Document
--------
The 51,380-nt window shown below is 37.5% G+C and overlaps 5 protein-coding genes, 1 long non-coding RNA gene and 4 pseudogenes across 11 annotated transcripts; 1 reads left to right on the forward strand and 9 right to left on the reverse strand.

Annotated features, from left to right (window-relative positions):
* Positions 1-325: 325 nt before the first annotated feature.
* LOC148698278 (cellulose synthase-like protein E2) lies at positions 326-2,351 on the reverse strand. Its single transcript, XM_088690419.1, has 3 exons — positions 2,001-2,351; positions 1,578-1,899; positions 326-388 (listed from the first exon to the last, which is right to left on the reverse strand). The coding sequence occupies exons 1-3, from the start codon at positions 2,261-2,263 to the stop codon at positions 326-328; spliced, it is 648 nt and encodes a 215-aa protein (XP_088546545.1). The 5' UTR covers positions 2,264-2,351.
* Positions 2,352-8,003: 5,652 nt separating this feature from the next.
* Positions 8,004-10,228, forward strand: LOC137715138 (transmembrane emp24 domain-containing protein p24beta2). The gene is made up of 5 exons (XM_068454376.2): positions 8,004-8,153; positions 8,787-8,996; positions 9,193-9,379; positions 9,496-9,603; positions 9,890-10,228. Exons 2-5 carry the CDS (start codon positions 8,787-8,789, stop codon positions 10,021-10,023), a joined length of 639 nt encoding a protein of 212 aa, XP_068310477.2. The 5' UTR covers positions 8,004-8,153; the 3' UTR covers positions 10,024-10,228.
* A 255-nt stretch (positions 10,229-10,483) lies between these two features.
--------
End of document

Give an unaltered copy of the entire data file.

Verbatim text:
The 51,380-nt window shown below is 37.5% G+C and overlaps 5 protein-coding genes, 1 long non-coding RNA gene and 4 pseudogenes across 11 annotated transcripts; 1 reads left to right on the forward strand and 9 right to left on the reverse strand.

Annotated features, from left to right (window-relative positions):
* Positions 1-325: 325 nt before the first annotated feature.
* LOC148698278 (cellulose synthase-like protein E2) lies at positions 326-2,351 on the reverse strand. Its single transcript, XM_088690419.1, has 3 exons — positions 2,001-2,351; positions 1,578-1,899; positions 326-388 (listed from the first exon to the last, which is right to left on the reverse strand). The coding sequence occupies exons 1-3, from the start codon at positions 2,261-2,263 to the stop codon at positions 326-328; spliced, it is 648 nt and encodes a 215-aa protein (XP_088546545.1). The 5' UTR covers positions 2,264-2,351.
* Positions 2,352-8,003: 5,652 nt separating this feature from the next.
* Positions 8,004-10,228, forward strand: LOC137715138 (transmembrane emp24 domain-containing protein p24beta2). The gene is made up of 5 exons (XM_068454376.2): positions 8,004-8,153; positions 8,787-8,996; positions 9,193-9,379; positions 9,496-9,603; positions 9,890-10,228. Exons 2-5 carry the CDS (start codon positions 8,787-8,789, stop codon positions 10,021-10,023), a joined length of 639 nt encoding a protein of 212 aa, XP_068310477.2. The 5' UTR covers positions 8,004-8,153; the 3' UTR covers positions 10,024-10,228.
* A 255-nt stretch (positions 10,229-10,483) lies between these two features.